Paying painterly, loving homage to a cinema legend, The Illusionist envelops its audience in Sylvain Chomet's artful animation and quaintly realized world—though, in contrast to his international hit The Triplets of Belleville, the ultimate destination is closer to melancholy than bittersweet charm. It witnesses the professional decline of Tatischeff, a veteran magician in 1959 Paris who finds himself pulling wine glasses out of his mouth before a music-hall audience of two, or consigned to the tail end of a bill dominated by a proto-Beatles (and notably swishy) guitar-pop combo. Dragooned into a one-night pub gig on a Scottish isle by the world's happiest kilted drunkard, the illusionist convinces innocent teenage islander Alice that he perpetuates genuine magic, and she follows him to Edinburgh, where they commence a father-daughter relationship in a vaudevillians' boarding house, until Tatischeff's prestidigitated gifts to the girl, offered with a nearly whispered "voila," can no longer compete with her infatuation with a hunky young swain.
The illusionist's familiar lumpy visage, awkward and hesitantly graceful gait, and nearly speechless persona are omnipresent evidence that Chomet's tender but bravely downbeat film is based on an unproduced screenplay by the great Jacques Tati (born Tatischeff), whose image and sensibility have been utilized with respectful and touching results. Employed as the unmistakable model for the title character, the late auteur is reincarnated not as his reliably stoic alter ego Monsieur Hulot (though the broadest comedic moments inevitably recall him), but a more vulnerable, fragile character; he seems to "stretch" as a performer nearly 30 years after his death. In the twilight of his career, with no partner but an ornery rabbit prone to biting, Tatischeff is of a piece with his livelihood's evanescent circuit and fading peers. Other denizens in the performers' hotel include a stringy-limbed, suicidal clown and an alcoholic ventriloquist whose lookalike dummy is the one who topples over when he hits the bottle. (Countering the moroseness, a trio of bouncy gymnasts preserves their vitality by moonlighting as commercial painters who daub at billboards from a trapeze.)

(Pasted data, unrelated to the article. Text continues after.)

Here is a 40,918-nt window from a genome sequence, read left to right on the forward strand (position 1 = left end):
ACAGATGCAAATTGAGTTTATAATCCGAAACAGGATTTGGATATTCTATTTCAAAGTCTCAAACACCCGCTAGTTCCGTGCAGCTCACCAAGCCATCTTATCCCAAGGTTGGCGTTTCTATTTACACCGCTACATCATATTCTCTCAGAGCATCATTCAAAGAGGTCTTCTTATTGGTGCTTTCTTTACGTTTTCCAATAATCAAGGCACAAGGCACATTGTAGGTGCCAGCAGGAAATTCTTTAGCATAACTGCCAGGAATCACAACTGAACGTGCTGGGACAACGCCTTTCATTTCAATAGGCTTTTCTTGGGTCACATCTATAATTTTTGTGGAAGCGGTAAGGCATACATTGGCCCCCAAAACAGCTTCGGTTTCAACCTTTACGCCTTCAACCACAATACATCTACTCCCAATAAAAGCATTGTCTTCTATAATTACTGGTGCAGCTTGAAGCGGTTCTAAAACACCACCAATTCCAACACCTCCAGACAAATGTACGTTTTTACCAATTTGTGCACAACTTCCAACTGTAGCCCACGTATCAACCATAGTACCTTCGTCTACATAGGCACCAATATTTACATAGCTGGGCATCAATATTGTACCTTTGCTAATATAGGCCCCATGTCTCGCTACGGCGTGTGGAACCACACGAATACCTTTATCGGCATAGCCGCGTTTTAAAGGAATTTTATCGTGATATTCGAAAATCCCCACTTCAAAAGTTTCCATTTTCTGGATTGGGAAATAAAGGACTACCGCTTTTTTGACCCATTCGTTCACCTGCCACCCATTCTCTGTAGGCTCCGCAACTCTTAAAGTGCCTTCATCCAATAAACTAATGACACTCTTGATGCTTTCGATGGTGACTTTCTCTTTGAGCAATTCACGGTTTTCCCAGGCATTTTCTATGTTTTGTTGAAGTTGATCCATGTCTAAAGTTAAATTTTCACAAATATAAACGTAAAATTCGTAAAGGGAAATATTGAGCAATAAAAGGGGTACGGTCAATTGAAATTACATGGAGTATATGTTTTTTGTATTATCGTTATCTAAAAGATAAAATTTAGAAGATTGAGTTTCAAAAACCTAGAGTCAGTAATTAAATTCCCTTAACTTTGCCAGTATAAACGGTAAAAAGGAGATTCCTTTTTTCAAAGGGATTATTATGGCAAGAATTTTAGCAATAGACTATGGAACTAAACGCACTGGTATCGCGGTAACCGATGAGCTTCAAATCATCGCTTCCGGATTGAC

Chomet and his animators, rendering these droll and often forlorn types through caricature and a streak of the grotesque, score a particular triumph with the light that's refracted, glowing, and suffused through their tableaus, whether Tatischeff and Alice's green and gold hotel room or the nightscape of the Edinburgh skyline and thoroughfares. The film's hand-drawn, 2D animation style adds nostalgic, emotional chords between the gently funny bits that color the illusionist's offstage struggles. Taking night jobs to afford more expensive gifts for his surrogate daughter, Tatischeff sits in a department store window, conjuring ladies' underthings, and in the most sustained slapstick sequence battles a snaky air hose, a grease stain on a shiny white car, and propulsive seat controls in a stint as a garage attendant. In a bit recalling a morbid dead-dog gag in Trafic, he panics that Alice has served him a stew made with his stage rabbit; later he even stumbles into a movie theater showing Mon Oncle and is agog at seeing his doppelganger on the screen. Frequently passing through doors backward with élan, Tatischeff manages to drunkenly negotiate the boarding-house staircase (and the obstacle of a maintenance man) in one tour de force for the animators; Hulot was never inebriated, so they had no template.
When the inevitable parting of man and girl is intercut with the finality of the local music-hall marquee's dimming, Chomet achieves a misty-eyed unity in eulogizing an extinct era in entertainment and bringing the fabled Tati's most personal and somber story to its piercing conclusion. His revival of a beloved filmmaker's long-dormant project has led to sniping in some quarters about changes made to the original treatment, such as shifting the bulk of the action from Prague to Edinburgh. It seems ludicrously shortsighted to attack Chomet for making the project breathe in a way that would fully engage him; though prepared by Tati, it's ultimately his film, just as A.I. Artificial Intelligence became primarily Spielberg's and not Kubrick's work. Tati's abandonment of the screenplay, inspired by regret and/or guilt over a daughter he never publicly acknowledged, relieves Chomet of any obligation to be painstakingly "faithful" to his predecessor's unknowable, posthumous wishes. Despite a final sobering caution to Alice that "there is no magic," the legerdemain delivered by The Illusionist and its poignant addendum to Tati's artistic legacy is enchantment enough.